Mark Ballard

A cardinal brings message of freedom

Mark Ballard make this wreath in celebration of the Fourth of July.
Mark Ballard make this wreath in celebration of the Fourth of July. Special to The Telegraph

Since Monday is Independence Day, I decided to share this column about freedom I wrote about freedom. It has a message we all need to remember, even these years later. Happy Fourth of July!

 

The brilliant red male cardinal sat quietly perched on a low-hanging branch in one of the trees in our backyard. Except for the bright red color, I probably wouldn’t have noticed him as I made my way to my car.

Trying not to startle him, I walked up for a closer look. I stood completely still and remained as quiet as I could. Hardly taking a breath, I studied the red bird closely. The cardinal’s profile seemed almost regal as he remained motionless on the branch. His crimson coloring vividly stood out against the lush green landscape.

For a few minutes, I just stood there and checked out every detail. For some reason, I was transfixed. It certainly wasn’t the first time I’d ever seen a cardinal. It was just a rare opportunity to be able to examine one this closely.

For a few minutes the cardinal didn’t realize he was being observed and seemed perfectly content where he was. Finally, his eye caught mine and, for a split second, he just looked at me. Suddenly, the stillness we had both enjoyed turned into the sound of rustling leaves and flapping wings as he took flight and soared into the brilliant blue sky.

For some reason, I couldn’t move. I stood there, watching as he became smaller and smaller until the red dot finally was engulfed by the vastness of the sky. I wondered, how must it feel to be a bird and have the ability and freedom to fly?

With the annual celebration of our nation’s birth and independence approaching, I have been thinking a lot about what freedom really means. If we are honest with ourselves, we will admit that we take our freedom for granted most of the time. And just like other things we cherish, we don’t miss them until they are gone!

There is definitely a high price to be paid for freedom. Most of us have never had to shed any blood to pay for our freedom. Yet, over the years, much blood has been shed and many lives lost.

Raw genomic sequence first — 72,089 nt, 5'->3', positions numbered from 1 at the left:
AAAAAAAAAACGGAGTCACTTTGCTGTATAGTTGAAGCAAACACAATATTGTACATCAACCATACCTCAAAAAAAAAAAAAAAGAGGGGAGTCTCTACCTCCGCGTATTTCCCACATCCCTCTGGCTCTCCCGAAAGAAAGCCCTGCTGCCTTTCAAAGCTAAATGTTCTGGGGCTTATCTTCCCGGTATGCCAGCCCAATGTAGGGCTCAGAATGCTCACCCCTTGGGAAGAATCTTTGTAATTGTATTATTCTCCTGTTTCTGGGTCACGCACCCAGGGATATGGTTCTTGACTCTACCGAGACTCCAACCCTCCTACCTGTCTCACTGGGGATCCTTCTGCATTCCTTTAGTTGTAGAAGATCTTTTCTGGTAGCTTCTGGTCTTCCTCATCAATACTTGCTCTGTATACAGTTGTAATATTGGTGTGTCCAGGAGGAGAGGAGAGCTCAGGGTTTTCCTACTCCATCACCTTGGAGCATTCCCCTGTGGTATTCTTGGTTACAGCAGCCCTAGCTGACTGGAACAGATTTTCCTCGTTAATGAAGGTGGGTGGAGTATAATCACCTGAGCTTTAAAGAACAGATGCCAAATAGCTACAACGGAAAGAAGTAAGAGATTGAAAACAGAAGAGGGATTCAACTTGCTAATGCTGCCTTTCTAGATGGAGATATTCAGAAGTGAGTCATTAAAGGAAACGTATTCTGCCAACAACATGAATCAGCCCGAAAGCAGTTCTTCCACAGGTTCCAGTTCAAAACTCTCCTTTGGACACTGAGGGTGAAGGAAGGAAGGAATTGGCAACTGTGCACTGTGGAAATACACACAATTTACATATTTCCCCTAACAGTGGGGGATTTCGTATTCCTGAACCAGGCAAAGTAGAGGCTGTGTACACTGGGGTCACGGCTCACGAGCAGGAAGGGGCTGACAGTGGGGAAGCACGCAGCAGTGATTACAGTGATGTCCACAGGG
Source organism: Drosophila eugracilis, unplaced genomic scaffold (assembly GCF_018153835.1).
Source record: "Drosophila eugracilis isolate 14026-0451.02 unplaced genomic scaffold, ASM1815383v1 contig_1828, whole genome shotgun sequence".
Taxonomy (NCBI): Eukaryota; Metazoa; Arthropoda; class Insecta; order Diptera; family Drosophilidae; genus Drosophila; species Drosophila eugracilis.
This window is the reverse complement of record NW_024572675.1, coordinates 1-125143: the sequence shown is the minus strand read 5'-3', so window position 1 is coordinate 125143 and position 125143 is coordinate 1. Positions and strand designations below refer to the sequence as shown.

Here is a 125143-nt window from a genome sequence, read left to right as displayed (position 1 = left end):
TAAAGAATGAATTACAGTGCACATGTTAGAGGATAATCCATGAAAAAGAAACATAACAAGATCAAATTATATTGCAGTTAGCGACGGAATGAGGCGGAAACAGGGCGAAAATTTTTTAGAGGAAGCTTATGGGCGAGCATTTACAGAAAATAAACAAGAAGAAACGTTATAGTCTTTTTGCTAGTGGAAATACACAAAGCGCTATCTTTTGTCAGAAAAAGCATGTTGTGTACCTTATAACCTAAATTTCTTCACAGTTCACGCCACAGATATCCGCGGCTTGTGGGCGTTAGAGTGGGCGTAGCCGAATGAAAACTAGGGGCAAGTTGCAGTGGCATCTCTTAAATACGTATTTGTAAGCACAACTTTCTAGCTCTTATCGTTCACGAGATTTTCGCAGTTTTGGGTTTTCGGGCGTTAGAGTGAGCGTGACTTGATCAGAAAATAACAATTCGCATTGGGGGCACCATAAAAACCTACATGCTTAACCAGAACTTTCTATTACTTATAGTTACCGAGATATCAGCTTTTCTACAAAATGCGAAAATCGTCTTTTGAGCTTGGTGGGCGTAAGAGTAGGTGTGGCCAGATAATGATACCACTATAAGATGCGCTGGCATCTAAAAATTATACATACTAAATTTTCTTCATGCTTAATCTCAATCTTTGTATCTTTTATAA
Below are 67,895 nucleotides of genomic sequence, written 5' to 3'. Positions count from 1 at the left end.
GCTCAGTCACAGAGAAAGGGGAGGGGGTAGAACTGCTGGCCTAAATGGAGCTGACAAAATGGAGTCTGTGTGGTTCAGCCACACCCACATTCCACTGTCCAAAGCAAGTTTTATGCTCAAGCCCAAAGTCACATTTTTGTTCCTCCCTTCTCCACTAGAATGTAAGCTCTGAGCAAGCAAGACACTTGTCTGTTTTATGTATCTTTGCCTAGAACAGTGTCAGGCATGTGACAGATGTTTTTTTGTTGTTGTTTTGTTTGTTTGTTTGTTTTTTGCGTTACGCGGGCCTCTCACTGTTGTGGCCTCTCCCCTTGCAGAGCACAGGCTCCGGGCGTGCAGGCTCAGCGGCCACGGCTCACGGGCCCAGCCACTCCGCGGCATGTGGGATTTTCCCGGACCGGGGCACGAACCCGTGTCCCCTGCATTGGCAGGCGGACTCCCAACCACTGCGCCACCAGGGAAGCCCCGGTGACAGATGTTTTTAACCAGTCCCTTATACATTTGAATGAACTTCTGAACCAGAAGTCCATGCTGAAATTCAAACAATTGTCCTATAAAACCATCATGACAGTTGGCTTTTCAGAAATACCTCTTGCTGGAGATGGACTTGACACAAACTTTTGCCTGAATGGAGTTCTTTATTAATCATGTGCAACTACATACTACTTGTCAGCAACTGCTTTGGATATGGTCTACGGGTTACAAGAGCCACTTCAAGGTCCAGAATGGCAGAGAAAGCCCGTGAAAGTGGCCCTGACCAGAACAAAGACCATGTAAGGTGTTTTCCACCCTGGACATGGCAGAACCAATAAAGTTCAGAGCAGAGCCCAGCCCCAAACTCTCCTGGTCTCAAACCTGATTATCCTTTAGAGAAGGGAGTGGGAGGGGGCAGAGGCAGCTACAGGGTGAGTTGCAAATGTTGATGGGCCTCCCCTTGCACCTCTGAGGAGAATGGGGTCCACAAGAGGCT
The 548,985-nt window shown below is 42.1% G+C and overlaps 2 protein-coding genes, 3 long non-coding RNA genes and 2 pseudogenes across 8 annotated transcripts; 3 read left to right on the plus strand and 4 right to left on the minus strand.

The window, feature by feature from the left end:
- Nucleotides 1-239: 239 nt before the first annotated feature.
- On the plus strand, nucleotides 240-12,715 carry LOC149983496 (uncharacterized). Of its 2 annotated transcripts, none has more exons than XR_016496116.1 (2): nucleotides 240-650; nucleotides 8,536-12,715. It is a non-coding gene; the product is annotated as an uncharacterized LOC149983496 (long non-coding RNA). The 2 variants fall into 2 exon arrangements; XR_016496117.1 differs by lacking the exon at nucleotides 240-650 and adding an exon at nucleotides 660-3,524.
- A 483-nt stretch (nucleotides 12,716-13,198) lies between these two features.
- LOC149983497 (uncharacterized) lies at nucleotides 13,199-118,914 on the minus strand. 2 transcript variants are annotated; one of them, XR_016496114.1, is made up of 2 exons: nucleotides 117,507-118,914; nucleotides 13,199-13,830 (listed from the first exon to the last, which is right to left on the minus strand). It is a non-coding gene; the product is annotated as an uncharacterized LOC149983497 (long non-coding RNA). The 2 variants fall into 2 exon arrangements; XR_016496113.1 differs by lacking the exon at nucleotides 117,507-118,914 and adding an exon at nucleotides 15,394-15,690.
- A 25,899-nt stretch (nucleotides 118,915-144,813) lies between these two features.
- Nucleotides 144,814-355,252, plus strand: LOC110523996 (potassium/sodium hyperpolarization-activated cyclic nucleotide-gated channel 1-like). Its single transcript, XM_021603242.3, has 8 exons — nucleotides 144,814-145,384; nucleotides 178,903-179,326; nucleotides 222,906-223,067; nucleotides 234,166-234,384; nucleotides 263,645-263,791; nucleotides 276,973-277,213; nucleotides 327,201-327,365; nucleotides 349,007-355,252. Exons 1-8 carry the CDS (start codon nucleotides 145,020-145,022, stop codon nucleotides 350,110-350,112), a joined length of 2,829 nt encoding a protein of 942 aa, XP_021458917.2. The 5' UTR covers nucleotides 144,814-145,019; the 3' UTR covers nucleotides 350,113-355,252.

It’s hard to go anywhere these days without hearing complaints about the way things are handled in our world, nation, state and city. We are definitely living in unsettled times! Instead of trying to make a difference, it is easier to complain. Instead of complaining, I think we should be very thankful for the freedoms we have — freedoms that so many in other countries do not enjoy.

We also need to use one important freedom we often take for granted. Some of us forget the price that was paid for us to be able to vote. Some of us don’t want to wait in line or don’t want to be inconvenienced in any way. We’re too busy! I have always believed that one of the biggest gifts of freedom is the ability to make choices.

Monday is the Fourth of July. Let’s reevaluate what it means for us to be free. Let’s be thankful for our freedom and grateful for the ones who gave their lives and sacrificed so much. Let’s make the choice to exercise the important rights and responsibilities that come with our freedom.

Guess what happened the other day. My new friend, the cardinal, came back for a visit. This time he didn’t land on a branch. This time he chose to perch on one of the American flags I had placed in my patriotic wreath.

He was stunning against the red, white and blue of our flag. He posed proudly as I watched him. I just know he was sent to me for a reason — to remind me to be thankful for my freedom!

Mark Ballard’s column runs each week in The Telegraph. Send your questions or comments to P.O. Box 4232, Macon, GA 31208; call 478-757-6877; email markballard@cox.net; follow him at instagram.com/markcreates; or become a subscriber to Mark’s Facebook page.

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